A tasty new salsa recipe calls for a heap of giving, a dash of hope and a diverse mix of talents and goals.
Get your salsa
To learn more about Healing Farms or order Super Simple Salsa, go to www.healingfarms.org or http://foodforthesouthernsoul.com/shop/super-simple-salsa.
The Super Simple Salsa was created by a group of local young adults with disabilities working to discover their talents and skills now that their high school days are behind them. This holiday season, their creation is becoming a reality thanks to a string of people who have stepped in to help.
The young adults came together through Healing Farms Ministries, a local nonprofit that serves recently graduated high schoolers with developmental, cognitive and intellectual disabilities.
The participants developed the salsa during their Healing Farms time together and will use their creation to thank its donors and kick off what could turn into a larger business venture for them.
"This provides these young adults with disabilities an opportunity to direct their own futures," Healing Farms founder Mary Tutterow said.
Too often, these young adults find themselves unemployed and dependent on their parents for 24-hour care after graduation. Healing Farms seeks to fill the void left when public schools - and all the help that comes with them - aren't options anymore.
Operating out of a cozy house in West Ashley with an urban farm in its backyard, Healing Farms is organized around PODs (People Overcoming Disabilities). Each POD brings four young adults with disabilities into a group with one professional facilitator and two to four interns or volunteers.
Together, they explore activities that could lead to job skills and the discovery of new talents. Two favorites: gardening and cooking.
And therein lies the salsa.
The recipe's creation began when Abide-A-While Garden Center donated a variety of plants to the ministry, including numerous tomato plants.
The young adults grew such a bounty of tomatoes that they pickled green ones and experimented with different salsa recipes and pasta sauces.
Then, French cookware-maker Le Creuset of America opened its kitchen to the group. The young adults suddenly had a large, high-tech kitchen to work in and perfect their favorite recipe, the Super Simple Salsa.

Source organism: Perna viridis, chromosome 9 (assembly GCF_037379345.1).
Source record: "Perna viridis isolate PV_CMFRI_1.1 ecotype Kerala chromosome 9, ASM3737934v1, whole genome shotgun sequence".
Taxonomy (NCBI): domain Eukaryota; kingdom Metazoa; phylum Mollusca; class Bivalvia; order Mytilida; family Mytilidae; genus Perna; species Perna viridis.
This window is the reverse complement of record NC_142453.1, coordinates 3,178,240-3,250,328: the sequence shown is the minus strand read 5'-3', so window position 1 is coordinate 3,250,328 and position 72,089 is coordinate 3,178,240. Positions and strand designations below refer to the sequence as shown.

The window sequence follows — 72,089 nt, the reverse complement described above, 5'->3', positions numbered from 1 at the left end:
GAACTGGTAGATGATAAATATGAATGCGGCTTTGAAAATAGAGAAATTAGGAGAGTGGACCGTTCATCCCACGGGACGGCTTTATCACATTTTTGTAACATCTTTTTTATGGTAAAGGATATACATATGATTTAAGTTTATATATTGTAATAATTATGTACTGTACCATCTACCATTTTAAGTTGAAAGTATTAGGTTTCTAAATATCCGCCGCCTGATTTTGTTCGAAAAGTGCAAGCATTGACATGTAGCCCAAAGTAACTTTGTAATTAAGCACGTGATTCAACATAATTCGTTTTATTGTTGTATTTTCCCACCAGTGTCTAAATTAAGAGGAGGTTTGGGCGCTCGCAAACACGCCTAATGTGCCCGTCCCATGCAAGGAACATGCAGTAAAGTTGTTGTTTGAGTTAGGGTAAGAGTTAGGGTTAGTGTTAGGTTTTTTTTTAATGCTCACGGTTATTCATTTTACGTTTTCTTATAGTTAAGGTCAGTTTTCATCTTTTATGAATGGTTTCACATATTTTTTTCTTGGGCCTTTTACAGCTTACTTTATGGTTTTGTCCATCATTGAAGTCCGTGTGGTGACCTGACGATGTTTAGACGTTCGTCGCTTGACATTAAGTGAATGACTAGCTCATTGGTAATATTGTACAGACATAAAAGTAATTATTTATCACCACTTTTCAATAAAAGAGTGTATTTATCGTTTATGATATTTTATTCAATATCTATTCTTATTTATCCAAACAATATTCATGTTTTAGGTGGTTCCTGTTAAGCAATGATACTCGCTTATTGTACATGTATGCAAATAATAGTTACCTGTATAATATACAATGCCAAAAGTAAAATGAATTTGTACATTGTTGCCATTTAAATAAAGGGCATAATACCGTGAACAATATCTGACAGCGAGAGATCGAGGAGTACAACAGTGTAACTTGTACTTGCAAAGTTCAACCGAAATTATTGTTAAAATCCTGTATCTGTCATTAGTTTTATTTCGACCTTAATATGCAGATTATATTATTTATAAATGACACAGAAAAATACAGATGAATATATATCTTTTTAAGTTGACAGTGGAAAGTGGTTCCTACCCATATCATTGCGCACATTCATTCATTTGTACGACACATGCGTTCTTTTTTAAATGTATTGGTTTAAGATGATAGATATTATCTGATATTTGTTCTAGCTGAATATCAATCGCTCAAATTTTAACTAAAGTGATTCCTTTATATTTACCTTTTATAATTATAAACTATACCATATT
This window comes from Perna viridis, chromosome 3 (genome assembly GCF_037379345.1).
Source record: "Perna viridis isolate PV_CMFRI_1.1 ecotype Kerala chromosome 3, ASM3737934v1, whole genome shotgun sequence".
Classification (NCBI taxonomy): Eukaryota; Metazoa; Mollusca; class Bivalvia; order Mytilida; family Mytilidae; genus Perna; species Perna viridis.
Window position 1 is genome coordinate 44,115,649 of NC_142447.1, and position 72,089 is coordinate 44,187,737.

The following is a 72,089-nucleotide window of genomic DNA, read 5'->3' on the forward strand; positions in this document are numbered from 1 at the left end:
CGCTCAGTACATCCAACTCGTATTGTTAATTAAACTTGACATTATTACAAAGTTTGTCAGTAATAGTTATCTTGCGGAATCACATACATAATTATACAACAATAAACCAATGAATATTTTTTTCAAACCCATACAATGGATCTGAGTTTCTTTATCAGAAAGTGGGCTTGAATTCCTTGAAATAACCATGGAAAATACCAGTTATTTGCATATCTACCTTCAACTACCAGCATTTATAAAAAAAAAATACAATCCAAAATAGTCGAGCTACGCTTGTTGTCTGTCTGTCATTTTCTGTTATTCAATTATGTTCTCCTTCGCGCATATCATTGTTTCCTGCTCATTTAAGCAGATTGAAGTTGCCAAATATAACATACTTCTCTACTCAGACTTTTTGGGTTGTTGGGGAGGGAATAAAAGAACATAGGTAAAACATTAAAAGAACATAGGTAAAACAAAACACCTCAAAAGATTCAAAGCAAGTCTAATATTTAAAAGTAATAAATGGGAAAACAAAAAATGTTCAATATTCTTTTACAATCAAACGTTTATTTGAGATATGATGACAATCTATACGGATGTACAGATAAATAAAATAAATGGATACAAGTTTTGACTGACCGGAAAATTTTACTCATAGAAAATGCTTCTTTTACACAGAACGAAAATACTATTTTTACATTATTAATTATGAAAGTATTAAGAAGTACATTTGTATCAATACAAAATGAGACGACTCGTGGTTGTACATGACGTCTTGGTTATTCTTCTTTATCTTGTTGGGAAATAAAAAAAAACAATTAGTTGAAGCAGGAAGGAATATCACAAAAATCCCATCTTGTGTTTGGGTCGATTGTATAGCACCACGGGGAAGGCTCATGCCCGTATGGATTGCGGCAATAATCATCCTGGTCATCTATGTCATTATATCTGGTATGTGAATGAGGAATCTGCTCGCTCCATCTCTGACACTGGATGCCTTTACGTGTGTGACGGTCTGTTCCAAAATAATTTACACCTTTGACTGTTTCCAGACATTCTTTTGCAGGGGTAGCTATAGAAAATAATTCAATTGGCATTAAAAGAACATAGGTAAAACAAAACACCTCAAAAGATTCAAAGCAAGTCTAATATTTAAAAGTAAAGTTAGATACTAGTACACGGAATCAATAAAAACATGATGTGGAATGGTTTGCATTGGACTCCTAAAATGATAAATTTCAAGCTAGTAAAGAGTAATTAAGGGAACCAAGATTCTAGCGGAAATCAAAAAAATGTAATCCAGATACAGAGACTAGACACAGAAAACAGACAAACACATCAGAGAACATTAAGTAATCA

"We were happy to support them," Le Creuset spokeswoman Grimsley Matkov said. "They are a great organization with a mission that makes sense for us."
Next came Jimmy Hagood, owner of Food for the Southern Soul, a specialty food and catering business. He offered to produce the salsa, from preparation to bottling and labeling to distribution.
Hagood also welcomed Healing Farms participants to explore jobs with his business. (Most said they want to work with labeling.)
A Christian ministry, Healing Farms primarily relies on private donors for support. It receives no government funds and offers a low-cost alternative for the many young adults waiting on long lists for government funding.
To help raise money, Healing Farms has launched a crowd-funding site. Donors can receive a jar of Super Simple Salsa as thanks and to spread the word about what the nonprofit is working to achieve. That could involve creating new salsa recipes and other products that support Healing Farms and its participants.
"We're on the verge of something terrific," Tutterow said.
Reach Jennifer Hawes at 937-5563, follow her on Twitter at @JenBerryHawes or subscribe to her at facebook.com/jennifer.b.hawes.
Ebony White, Healing Farms participant, picks tomatoes in the garden, part of her chores, Wednesday, July 10, 2013 at Healing Farms Ministries in West Ashley. (Paul Zoeller/postandcourier.com)×
Healing Farms participants Ebony White and David Hume pick tomatoes in the garden, their chores for the day, Wednesday, July 10, 2013 at Healing Farms Ministries in West Ashley. (Paul Zoeller/postandcourier.com)×
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